In the early-20th century, Chinese photographers began to use symbols of China, including the Great Wall, to represent and re-think its history and its contemporary moment. The work of Sha Fei (1912-1950), arguably the most prolific wartime photographer in Chinese history, is exemplary of this impulse. While Sha Fei worked for the Chinese Communist Party (CCP) as a photojournalist and chronicled the realities of the Second Sino-Japanese War (1937-1945), he incorporated the Great Wall in several of his war photographs, a few of which remain recognizable today.

This paper examines two famous Sha Fei photographs of the Great Wall to investigate how the photographer utilized this icon to create new identities for the rising communist China. Created in the early phase of the war in 1938 and 1939, Sha Fei’s Great Wall photographs were in dialogue with previous photographs produced by foreigner photographers. Scholars have noted how these Western photographs of the Great Wall, pioneered by such photographers as John Thomson (1837-1921), Donald Mennie (1899-1941), and William Edgar Geil (1865-1925), represented the picturesque mode, one that portrays the Great Wall as an integral part of the country’s majestic landscape, eternally beautiful yet static. Sha Fei, as a Chinese photographer, not only adopted such a mode but also used it to furnish a political proclamation to specifically promote the CCP. In doing so, Sha Fei, through his revisions of the Great Wall, helped legitimize the role of the CCP (as opposed to that of the Nationalist government) as the new guardian for the war-torn Chinese citizenry.

By tracing the lineage of Great Wall photography developed from its origin in the 1860s up to war years, this paper will yield a preliminary iconography of Great Wall photographs with which Sha Fei’s will be compared and contrasted. This method, paired with an investigation of the competing discourses of the Great Wall of that time, will gain us insight into the visual rhetoric that is at play in Sha Fei's photographs of the Great Wall. This paper will demonstrate Sha Fei’s ingenious vision in appropriating the Western aesthetic (and technology of photography) for China’s search of its new identity.

Eliza Ho, Ph.D. Candidate, The Ohio State University

Ho’s recent research on Chinese wartime photography and her dissertation topic on Sha Fei (1912-1950), the first photojournalist working for the Chinese Communist Party, reflect her special interest in investigating photography’s role in China’s nation-building project and identity formation during the epoch of the 1930s and 1940s. Her publications include entries for the Encyclopedia of Modern China (forthcoming 2009) on the history of documentary photography, propaganda photography, and pictorial magazines since 1880. Her other essays appear in Chinese-language publications such as A Compendium of Photographic Arts in Guangdong, 1843-2006 (Lingnan Art Publishing House 2008) and Life Magazine (Shenghuo yuekan). In 2009, she will contribute to the first large-scale show on Chinese documentary photography at the China Institute in New York.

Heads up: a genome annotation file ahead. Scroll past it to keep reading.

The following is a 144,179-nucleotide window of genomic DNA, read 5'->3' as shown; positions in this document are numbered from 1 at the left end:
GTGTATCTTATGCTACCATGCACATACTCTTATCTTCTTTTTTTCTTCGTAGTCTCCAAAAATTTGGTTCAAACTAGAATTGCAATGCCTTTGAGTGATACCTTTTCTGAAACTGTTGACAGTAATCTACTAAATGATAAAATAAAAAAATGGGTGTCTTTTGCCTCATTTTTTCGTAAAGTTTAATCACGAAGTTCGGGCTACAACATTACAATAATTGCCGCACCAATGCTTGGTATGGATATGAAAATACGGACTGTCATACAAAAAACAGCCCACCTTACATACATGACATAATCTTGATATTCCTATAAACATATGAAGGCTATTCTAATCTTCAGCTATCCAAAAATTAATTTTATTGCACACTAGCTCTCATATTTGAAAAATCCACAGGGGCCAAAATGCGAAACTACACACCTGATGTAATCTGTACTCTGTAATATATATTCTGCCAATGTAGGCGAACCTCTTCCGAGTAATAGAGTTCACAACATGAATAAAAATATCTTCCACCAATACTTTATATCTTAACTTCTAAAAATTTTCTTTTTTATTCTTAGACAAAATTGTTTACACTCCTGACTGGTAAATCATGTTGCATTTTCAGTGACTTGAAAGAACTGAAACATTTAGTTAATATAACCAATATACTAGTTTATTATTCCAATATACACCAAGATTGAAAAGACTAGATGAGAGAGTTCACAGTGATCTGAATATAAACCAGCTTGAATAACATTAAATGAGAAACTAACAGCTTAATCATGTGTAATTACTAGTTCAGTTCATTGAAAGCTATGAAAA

Papers Session V: The Photographic Medium

“Imaging Ideology in Meiji Japan: The Graphic and Photographic Representations of Nation and Empire,” Austin Parks

Examining the photographic production of nation and empire in the magazine Graphic (Gurahikku, founded by Yûrakusha, a Tokyo based publishing company in January 1909), sheds light on how individuals with little sense of a national commonality came to participate in the Meiji state’s goals for imperial expansion in even the most innocuous of cultural pastimes. This participation was not necessarily direct or easy to ascertain; it occurred largely through the subtle transference of meaning by cultural mediators such as the photographers employed by the Yûrakusha publishing house. These individuals made certain that, in the case of the Graphic, late-Meiji era consumers imbibed of empire by looking at photographs that reflected both a recognizable reality and an imperial fantasy.

Austin Parks, Ph.D. Candidate, Northwestern University

“The Supremacy of Modern Time: How Shanghai Calendars Re-shaped the Image of China (1860-1920),” Zhang Shaoqian

This paper emphasizes the primary role of urban culture in the construction of the modern Chinese nation and as fundamental elements in its advancement. China was most significantly modernized in terms of changing concepts of time in an age of mass production, by demonstrating how modern time was intended to work both symbolically and practically, to deliver political ideologies and sanctify social relations through function and representation. In other words, a reinterpretation of time was seen as being the basis for the regulation of society itself, and the only possible means of creating a modern Chinese society.

Zhang Shaoqian, Ph.D. Candidate, Northwestern University

Zhang Shaoqian is a graduate student at Northwestern University, where she is completing her dissertation, “Visualizing New Republican China: Pictorial Construction of the Chinese Citizen (1912-49)”. Zhang is the recipient of research grants from Northwestern University in 2005 and 2006, and most recently received a Dissertation Year Fellowship from The Graduate School at Northwestern.